Washington, July 3 (Reuters): President George W. Bush has used colourful language before to great effect, but he is taking some heat for his “Bring them on” challenge to Iraqi militants attacking US forces, who he said were tough enough to take it.
Even some aides winced at Bush’s words, which Democrats pounced on as an invitation to Iraqi militants to fire on US troops already the subject of hit-and-run attacks by Saddam Hussein loyalists and others. “These men and women are risking their lives every day, and the President who sent them on this mission showed tremendous insensitivity to the dangers they face,” said Democratic presidential candidate Howard Dean.
Another Democratic presidential candidate, Massachusetts Senator John Kerry, said condemned the comment, saying: “The deteriorating situation in Iraq requires less swagger and more thoughtfulness and statesmanship.” White House spokesman Ari Fleischer dismissed the criticism and said Bush viewed his comment as a way to express confidence in US troops.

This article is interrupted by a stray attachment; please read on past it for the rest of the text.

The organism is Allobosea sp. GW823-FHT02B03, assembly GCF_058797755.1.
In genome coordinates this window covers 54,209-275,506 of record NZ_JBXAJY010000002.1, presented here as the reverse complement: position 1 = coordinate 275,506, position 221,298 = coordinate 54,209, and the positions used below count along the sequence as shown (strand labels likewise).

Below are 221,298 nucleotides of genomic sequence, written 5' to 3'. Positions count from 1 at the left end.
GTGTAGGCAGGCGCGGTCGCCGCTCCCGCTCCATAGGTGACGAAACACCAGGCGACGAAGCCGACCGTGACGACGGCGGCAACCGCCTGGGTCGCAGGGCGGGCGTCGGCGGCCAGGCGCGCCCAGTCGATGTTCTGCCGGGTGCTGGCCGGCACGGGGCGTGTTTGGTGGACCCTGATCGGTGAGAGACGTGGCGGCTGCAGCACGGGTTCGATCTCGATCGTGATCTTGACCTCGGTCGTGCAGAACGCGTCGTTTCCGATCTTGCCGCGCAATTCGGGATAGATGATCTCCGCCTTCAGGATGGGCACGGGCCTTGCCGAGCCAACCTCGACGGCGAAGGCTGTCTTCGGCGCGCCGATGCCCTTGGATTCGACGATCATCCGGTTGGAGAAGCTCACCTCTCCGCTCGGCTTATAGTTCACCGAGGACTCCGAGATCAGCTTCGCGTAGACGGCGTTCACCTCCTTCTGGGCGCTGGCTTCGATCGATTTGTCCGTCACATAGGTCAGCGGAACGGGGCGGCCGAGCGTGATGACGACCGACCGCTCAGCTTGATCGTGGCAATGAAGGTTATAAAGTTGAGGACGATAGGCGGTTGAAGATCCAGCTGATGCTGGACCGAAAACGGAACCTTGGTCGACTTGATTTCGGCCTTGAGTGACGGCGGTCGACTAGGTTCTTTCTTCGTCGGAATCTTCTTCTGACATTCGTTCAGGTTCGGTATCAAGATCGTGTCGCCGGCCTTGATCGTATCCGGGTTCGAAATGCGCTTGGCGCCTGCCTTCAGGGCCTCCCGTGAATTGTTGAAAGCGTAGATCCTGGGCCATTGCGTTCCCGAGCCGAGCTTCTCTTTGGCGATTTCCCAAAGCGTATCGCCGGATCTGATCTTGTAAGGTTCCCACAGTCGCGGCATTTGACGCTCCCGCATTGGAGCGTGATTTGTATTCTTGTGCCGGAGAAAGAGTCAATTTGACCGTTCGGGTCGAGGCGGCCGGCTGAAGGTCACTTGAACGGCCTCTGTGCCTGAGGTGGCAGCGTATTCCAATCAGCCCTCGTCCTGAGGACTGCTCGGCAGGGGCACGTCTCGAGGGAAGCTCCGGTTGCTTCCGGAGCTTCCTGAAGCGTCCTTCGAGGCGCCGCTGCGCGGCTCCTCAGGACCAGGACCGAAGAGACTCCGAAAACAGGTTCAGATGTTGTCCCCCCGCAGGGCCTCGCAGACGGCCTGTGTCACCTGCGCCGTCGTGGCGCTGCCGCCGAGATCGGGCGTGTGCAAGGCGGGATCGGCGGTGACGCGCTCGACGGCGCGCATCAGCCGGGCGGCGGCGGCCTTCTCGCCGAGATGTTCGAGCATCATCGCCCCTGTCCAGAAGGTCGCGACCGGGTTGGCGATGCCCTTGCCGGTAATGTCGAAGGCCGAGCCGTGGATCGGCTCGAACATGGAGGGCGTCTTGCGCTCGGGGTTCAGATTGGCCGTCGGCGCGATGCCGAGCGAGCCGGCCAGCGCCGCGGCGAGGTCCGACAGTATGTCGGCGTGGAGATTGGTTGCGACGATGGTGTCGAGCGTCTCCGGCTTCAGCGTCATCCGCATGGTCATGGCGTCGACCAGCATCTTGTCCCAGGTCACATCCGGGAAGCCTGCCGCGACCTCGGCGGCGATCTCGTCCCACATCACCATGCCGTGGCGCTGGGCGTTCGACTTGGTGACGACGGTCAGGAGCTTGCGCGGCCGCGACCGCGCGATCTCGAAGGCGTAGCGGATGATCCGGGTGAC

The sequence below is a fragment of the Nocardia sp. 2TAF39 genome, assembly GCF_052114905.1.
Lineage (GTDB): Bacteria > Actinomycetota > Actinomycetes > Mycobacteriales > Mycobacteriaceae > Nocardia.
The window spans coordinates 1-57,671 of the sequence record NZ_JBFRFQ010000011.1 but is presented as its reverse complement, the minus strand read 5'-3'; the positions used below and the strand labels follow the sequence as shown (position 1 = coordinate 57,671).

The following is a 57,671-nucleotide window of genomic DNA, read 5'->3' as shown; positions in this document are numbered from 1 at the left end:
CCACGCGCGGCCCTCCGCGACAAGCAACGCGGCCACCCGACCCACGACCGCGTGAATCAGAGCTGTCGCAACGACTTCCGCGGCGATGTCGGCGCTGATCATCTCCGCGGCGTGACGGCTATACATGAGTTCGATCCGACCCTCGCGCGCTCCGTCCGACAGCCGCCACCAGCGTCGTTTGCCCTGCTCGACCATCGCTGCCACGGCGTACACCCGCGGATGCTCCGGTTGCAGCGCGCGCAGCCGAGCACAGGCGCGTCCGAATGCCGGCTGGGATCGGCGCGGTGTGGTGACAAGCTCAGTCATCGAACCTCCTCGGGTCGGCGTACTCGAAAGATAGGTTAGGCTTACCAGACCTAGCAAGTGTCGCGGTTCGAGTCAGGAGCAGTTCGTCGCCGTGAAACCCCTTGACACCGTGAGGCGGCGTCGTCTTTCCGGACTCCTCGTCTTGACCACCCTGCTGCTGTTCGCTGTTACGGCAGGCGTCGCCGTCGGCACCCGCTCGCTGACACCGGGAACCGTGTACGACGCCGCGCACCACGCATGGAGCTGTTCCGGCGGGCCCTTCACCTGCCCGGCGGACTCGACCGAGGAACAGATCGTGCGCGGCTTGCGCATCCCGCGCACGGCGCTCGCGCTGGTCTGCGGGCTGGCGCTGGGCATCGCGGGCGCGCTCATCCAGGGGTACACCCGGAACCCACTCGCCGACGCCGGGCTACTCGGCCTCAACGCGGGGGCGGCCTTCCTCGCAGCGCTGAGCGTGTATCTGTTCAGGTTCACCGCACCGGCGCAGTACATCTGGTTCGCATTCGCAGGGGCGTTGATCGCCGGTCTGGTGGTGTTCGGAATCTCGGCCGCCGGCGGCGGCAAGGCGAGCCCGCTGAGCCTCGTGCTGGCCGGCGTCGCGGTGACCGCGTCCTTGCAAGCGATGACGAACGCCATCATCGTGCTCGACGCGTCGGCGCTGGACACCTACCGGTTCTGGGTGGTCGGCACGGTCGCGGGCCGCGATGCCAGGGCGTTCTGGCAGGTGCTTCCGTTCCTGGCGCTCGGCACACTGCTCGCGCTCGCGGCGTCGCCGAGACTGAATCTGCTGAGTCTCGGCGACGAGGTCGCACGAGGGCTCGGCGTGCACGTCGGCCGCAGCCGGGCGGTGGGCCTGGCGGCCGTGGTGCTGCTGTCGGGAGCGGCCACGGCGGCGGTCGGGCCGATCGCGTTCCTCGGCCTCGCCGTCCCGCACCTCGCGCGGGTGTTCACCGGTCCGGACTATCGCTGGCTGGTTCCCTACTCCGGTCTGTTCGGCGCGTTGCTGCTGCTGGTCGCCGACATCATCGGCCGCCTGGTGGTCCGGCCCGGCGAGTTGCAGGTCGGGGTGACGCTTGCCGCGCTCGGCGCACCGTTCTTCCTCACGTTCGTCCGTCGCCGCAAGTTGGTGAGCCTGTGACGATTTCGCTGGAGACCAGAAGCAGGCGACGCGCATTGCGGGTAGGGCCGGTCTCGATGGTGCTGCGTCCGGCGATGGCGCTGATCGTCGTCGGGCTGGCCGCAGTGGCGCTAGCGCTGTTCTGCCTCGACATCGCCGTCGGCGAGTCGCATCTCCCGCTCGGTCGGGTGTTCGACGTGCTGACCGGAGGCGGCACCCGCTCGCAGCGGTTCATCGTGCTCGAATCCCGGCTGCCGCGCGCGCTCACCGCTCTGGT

“I think the men and women of the military are appreciative of the fact that they know they have a President who supports them as strongly as he does, and who has as much faith in their ability to complete the mission, despite some of the second-guessing that this President has,” Fleischer said.
Bush, a proud Texan with a penchant for plain talk, said on Wednesday: “There are some who feel like that conditions are such that they can attack us there. My answer is: bring them on. We have the force necessary to deal with the situation.”
In the days after the September 11, 2001, attacks he said the US wanted al Qaida leader Osama bin Laden “dead or alive” and vowed to “smoke” them out of their holes. University of Texas political scientist Bruce Buchanan, a longtime Bush watcher, said Bush uses such language when under strain.